World Bank estimates Turkey’s growth to accelerate to 4.2 percent in 2015 despite uncertainties

World Bank estimates Turkey’s growth to accelerate to 4.2 percent in 2015 despite uncertainties

World Bank estimates Turkey’s growth to accelerate to 4.2 percent in 2015 despite uncertainties The World Bank has said despite election uncertainty, Turkey’s economy posted strong growth in the third quarter of 2015, and with the much stronger outcome, growth in Turkey is estimated to have accelerated to 4.2 percent in 2015 as a whole, in its regular economic brief.

“Despite depressed consumer confidence and increased election uncertainty after the inconclusive June [2015] election, private consumption surprisingly accelerated. Public spending also continued to support growth… We expect private consumption to continue to be the main driver of growth, thanks to the 30 percent rise in the minimum wage. However, the lagged effect of currency depreciation and elevated inflation will be restraining private consumption growth to the rates observed in 2015. Public spending is expected to contribute positively, albeit at a slower rate. Private investment should somewhat recover and contribute moderately to growth in 2016. Firming activity in the EU is helping exports, but net exports should turn negative as imports recover. Low oil prices are helping to stabilize the current account deficit at around 4.6 percent of GDP,” said the World Bank. 

The brief also confirmed that Turkey’s economy continues to face headwinds on several fronts, contributing to a cautious medium-term outlook. 

“[Turkish] Lira depreciation has strained balance sheets and raised the debt service burdens of the corporate sector, which has large foreign exchange exposures. These, along with existing weaknesses in the investment climate, impinge on private investment and growth. In addition, Russian sanctions and disappointing global growth are likely to partially limit export growth in 2016. At the same time, the continuing need for large capital inflows is a concern, amid difficult global financing conditions, especially since the Central Bank’s net reserves are modest,” warned the World Bank.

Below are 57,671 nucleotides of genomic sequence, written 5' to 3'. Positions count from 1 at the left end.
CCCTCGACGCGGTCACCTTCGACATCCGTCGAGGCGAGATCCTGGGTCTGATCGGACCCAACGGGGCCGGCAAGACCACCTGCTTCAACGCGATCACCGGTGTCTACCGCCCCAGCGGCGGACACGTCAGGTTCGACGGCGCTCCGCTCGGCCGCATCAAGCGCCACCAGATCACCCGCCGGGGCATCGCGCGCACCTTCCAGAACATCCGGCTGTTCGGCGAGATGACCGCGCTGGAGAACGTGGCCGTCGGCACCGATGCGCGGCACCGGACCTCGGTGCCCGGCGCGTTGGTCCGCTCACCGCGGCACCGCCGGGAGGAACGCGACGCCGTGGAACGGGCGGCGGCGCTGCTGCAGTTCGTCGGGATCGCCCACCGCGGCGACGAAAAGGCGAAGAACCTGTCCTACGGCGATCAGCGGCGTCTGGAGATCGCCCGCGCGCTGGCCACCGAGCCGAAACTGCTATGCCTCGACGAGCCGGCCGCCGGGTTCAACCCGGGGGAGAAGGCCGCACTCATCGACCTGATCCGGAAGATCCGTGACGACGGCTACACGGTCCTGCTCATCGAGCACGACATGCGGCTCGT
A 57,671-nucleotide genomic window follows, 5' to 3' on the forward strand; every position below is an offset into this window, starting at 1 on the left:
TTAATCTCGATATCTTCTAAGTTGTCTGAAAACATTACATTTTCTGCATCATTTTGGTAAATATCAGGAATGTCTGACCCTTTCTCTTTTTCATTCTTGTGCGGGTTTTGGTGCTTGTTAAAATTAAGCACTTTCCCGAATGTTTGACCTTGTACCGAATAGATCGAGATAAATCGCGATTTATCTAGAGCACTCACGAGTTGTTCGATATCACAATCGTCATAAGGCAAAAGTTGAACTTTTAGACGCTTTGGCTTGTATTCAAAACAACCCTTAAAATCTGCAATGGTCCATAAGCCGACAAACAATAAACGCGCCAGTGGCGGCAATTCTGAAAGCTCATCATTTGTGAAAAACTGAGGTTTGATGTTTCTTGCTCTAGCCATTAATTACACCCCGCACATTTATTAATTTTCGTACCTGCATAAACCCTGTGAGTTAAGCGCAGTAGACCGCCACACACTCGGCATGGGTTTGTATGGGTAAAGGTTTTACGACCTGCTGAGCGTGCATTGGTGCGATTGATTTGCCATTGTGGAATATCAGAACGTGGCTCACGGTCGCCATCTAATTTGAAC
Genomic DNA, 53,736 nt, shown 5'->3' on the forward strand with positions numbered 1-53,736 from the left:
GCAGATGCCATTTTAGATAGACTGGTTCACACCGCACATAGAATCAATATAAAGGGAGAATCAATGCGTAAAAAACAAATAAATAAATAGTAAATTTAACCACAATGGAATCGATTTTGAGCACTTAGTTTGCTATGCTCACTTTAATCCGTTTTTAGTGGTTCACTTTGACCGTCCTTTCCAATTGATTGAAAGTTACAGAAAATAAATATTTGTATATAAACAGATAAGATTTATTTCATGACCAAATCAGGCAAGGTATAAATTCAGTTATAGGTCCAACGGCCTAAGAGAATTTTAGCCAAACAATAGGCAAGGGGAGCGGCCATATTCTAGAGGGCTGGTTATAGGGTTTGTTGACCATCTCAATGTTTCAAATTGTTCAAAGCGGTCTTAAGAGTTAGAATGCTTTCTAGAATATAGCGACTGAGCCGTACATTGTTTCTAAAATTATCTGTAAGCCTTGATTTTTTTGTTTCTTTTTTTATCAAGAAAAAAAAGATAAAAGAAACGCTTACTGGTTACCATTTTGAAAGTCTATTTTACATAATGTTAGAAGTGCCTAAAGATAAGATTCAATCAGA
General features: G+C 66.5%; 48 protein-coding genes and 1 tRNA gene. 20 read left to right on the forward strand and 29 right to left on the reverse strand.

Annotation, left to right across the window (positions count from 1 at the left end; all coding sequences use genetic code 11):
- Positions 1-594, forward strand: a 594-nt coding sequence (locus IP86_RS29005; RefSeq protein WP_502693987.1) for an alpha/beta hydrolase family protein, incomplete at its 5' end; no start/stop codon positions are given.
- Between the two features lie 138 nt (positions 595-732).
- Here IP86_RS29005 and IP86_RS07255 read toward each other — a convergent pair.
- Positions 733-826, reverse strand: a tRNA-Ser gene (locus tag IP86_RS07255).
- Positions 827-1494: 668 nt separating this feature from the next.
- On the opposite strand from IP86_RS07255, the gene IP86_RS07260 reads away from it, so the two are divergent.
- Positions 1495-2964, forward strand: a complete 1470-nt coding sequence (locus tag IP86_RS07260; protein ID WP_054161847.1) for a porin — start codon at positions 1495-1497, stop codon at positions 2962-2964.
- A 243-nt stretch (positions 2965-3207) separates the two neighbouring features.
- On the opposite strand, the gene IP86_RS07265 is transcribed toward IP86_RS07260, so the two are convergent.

Medium-term growth prospects depend on the implementation of structural reforms, according to the brief. 

Reform agenda to be ‘crucial’

The new government has announced its Economic Reform Agenda and the updated 2016-2018 Medium Term Program. 

“The new government is well positioned to proceed with the implementation of its structural reform program in order to increase growth. Robust and timely implementation of the reform commitments, particularly starting from those under the 64th Government 2016 Action Plan, will be critical,” indicated the brief.
According to the brief, the simplification of the monetary policy framework is pending despite the United States Fed’s rates hike decision. The Fed raised interest rates in December 2015 for the first time in nearly a decade, ending the near-zero borrowing costs in the U.S. According to the road map, the Central Bank will narrow the width of its interest rate corridor and make it more symmetric around the one-week repo rate. 

“However, it remains to be seen whether the simplification steps will be enough to maintain price and financial stability at a time when upside risks for already-elevated inflation coincide with weaker capital inflows to developing countries and a gradual rise in global interest rates,” said the brief.